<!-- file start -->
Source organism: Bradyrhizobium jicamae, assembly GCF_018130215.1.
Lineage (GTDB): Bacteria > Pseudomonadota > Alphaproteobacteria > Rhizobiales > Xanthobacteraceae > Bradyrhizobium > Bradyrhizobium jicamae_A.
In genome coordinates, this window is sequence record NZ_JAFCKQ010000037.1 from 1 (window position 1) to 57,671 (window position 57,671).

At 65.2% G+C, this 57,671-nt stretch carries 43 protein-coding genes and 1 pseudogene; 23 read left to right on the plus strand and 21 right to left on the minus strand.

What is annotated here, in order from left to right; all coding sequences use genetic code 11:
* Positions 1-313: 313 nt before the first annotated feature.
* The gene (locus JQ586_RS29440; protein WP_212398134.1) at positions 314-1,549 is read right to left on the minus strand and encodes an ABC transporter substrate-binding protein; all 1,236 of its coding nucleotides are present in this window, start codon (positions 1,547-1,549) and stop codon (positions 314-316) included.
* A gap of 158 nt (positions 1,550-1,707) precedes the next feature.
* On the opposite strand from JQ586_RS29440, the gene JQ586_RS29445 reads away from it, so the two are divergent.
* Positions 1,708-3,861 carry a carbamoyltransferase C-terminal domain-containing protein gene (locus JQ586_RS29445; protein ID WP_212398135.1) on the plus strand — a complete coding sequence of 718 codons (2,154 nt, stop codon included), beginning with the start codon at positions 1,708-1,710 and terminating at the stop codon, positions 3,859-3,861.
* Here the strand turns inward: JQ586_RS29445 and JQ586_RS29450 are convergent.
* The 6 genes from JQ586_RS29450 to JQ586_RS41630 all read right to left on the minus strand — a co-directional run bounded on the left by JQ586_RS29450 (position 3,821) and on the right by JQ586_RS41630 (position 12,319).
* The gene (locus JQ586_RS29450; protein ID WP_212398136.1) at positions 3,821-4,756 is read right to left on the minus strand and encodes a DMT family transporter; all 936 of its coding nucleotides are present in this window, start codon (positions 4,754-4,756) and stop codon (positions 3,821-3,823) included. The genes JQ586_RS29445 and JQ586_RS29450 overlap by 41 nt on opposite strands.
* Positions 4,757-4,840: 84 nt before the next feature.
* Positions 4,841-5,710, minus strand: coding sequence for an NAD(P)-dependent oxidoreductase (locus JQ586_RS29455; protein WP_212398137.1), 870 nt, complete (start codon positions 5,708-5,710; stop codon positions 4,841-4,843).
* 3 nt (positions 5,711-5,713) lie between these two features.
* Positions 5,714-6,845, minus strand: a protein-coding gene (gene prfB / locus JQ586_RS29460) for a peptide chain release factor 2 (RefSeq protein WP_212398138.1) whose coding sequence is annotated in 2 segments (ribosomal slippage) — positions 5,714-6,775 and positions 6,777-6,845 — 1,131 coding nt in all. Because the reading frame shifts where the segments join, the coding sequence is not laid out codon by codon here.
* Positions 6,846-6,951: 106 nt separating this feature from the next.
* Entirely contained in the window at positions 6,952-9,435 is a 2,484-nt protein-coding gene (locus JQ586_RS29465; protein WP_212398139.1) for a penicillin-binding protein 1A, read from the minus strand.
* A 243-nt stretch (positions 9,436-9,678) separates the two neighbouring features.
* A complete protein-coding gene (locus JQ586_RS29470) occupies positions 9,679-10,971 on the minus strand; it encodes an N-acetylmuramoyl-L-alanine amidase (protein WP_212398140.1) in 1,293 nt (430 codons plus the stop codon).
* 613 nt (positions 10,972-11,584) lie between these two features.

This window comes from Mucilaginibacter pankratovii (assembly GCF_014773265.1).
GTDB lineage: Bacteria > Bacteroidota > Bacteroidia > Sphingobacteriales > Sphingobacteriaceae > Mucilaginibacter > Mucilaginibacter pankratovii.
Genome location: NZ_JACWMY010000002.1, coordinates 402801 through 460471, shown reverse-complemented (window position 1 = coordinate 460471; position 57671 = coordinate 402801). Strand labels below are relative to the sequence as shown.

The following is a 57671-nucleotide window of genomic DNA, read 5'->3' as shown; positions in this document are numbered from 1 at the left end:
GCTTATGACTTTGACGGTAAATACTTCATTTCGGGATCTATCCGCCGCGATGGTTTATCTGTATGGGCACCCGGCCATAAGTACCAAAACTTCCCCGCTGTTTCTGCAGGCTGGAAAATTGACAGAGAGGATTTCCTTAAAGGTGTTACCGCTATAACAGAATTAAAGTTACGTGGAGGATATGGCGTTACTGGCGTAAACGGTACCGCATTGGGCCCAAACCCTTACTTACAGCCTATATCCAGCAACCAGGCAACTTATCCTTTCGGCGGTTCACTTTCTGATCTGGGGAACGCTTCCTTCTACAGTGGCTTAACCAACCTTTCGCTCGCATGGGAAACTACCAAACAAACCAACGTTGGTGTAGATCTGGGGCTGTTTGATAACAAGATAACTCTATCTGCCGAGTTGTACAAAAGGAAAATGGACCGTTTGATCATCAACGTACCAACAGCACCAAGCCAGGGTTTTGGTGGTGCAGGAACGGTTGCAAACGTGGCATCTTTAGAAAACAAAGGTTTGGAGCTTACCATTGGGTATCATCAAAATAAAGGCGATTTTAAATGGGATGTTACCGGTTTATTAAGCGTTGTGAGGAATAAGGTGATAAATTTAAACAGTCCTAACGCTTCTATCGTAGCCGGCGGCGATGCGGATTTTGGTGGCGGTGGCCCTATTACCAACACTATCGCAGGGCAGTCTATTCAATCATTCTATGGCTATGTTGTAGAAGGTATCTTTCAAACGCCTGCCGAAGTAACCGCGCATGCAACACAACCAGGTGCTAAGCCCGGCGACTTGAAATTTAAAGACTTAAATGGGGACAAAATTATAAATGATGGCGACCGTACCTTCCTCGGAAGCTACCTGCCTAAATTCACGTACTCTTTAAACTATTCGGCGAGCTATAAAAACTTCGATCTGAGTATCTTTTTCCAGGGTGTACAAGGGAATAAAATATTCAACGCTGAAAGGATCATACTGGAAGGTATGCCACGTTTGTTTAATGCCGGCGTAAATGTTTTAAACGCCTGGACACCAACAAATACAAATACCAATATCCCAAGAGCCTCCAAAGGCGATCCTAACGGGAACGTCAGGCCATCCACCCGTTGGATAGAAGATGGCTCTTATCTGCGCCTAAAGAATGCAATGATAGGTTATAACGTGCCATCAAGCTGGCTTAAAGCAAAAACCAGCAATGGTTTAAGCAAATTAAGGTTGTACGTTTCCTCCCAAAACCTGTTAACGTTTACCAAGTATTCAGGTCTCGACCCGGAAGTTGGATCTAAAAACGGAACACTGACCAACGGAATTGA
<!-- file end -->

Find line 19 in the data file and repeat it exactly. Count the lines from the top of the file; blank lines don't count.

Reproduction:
* Entirely contained in the window at positions 6,952-9,435 is a 2,484-nt protein-coding gene (locus JQ586_RS29465; protein WP_212398139.1) for a penicillin-binding protein 1A, read from the minus strand.